First off, I'm new. I'm new to Instructional Design. My route here was through teaching K12 and adjuncting online for a community college and then joining that college as its Instructional Designer. However, I've noticed one truth: most instructors are the same. Whether in K12 or Higher Ed, instructors break into two camps (probably more, but for the sake of time..). First, you have the innovators, the goal setters, the go-getters. These instructors will break everything in sight if they think it will do something new that will help their students. Then, you have instructors who are stuck. Stuck in their way of doing things, their ideas and concepts of the world, and how they instruct. With these two camps in mind, I have started conversations about increasing mobile accessibility in our courses, both online and face to face. Why? Because student's are using them.
We did a survey this semester to check on how our students are accessing their information. What we found was from the 2,200 students who took the survey, 83% of them use a smart phone, a tablet, a laptop, or some combination of the three. 42% noted using a tablet or a smart phone. This is a large portion of our students! I am sure that other institutions have found similar information in their own surveys. However, this data does nothing unless we do something with it. So, we've begun the conversation of how to make mobile friendly courses.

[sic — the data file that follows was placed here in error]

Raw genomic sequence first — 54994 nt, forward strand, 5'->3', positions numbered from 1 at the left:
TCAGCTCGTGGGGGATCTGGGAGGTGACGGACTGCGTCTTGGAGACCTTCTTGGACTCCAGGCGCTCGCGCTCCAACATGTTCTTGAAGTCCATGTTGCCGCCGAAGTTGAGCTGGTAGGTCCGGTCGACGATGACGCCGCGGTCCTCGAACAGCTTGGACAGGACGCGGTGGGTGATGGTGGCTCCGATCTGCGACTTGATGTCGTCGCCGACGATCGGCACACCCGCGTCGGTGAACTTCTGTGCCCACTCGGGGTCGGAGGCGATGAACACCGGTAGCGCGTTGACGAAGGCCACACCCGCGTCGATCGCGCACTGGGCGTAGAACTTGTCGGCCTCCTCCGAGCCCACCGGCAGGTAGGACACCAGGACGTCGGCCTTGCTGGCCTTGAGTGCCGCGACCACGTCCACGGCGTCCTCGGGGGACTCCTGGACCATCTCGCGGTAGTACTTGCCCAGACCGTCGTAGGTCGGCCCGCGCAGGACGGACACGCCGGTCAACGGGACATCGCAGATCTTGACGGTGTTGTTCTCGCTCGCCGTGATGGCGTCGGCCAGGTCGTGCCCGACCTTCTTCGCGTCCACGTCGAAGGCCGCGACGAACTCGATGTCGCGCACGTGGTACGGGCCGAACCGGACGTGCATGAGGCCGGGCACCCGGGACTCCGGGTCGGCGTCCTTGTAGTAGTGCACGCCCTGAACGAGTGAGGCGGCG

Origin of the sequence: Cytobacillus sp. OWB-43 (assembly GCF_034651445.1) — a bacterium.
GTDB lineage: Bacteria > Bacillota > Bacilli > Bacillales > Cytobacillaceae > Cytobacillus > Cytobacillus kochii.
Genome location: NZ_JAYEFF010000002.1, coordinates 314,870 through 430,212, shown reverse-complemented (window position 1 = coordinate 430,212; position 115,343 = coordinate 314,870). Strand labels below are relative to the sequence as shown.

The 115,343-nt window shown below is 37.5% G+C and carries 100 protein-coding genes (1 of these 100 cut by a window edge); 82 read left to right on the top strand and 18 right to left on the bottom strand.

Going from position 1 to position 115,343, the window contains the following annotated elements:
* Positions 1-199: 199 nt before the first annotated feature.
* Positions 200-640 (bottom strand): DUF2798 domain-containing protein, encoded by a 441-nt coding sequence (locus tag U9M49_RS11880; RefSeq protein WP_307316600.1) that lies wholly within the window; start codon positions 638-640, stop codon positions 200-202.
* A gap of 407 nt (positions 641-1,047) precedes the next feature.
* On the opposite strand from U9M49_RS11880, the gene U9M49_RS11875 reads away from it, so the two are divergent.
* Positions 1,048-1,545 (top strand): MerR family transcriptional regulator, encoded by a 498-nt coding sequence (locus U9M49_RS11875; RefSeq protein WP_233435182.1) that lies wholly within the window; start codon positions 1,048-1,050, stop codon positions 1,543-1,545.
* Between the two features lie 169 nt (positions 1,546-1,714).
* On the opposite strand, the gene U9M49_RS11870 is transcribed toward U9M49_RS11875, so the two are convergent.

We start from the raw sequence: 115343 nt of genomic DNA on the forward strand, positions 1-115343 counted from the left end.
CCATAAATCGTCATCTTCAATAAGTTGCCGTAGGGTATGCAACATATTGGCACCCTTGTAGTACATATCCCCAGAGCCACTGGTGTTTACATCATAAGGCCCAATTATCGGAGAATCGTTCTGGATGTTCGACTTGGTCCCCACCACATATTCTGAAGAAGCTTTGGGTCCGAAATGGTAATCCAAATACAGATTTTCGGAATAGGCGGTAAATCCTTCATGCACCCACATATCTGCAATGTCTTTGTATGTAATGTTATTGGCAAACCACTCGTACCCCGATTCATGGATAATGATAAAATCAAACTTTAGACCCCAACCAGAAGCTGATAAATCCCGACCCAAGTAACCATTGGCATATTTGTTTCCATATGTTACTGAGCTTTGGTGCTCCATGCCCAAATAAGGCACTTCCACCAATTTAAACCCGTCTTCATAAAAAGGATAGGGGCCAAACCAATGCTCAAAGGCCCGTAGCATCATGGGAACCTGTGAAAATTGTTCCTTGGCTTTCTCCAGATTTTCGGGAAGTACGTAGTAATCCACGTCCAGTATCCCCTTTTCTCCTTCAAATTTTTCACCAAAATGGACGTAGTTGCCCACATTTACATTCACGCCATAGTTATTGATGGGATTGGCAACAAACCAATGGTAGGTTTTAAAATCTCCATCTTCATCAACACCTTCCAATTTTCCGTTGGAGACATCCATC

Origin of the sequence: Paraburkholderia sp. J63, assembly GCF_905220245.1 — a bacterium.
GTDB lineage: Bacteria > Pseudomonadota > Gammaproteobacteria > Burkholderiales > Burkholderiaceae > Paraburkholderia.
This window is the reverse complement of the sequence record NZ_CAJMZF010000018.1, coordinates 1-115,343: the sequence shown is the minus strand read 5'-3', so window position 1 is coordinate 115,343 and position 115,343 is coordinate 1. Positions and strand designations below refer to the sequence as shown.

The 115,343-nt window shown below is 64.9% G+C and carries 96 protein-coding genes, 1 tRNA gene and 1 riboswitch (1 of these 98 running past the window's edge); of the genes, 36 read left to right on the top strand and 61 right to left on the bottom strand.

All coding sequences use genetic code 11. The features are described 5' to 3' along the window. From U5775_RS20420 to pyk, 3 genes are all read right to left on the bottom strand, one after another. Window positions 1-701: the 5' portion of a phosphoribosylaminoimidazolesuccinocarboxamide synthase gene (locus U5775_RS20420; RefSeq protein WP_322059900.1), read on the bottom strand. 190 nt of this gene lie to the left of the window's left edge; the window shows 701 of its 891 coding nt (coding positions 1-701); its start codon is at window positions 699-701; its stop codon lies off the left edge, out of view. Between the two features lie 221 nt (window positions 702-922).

I have been so thankful for the Canvas Community and Canvas Live! sessions on Mobile, as it has given me a lot of information to share with our faculty on how they can easily begin addressing mobile accessibility. Things like chunking their content and thinking through their use of color, bolding and italics. Simple things like redesigning assignments so students interact with the world around them. Some will be excited and start the process. Some won't do anything unless it is required.
While I am excited on starting this journey with our instructors, I already know the ones who will resist. I'll be told that their content is not able to be used on mobile. Their assignments require a full computer. And while some of that may be true, resisting mobile accessibility only diminishes the experience their students have. Because there is only one truth: mobile learning is not coming. It is here.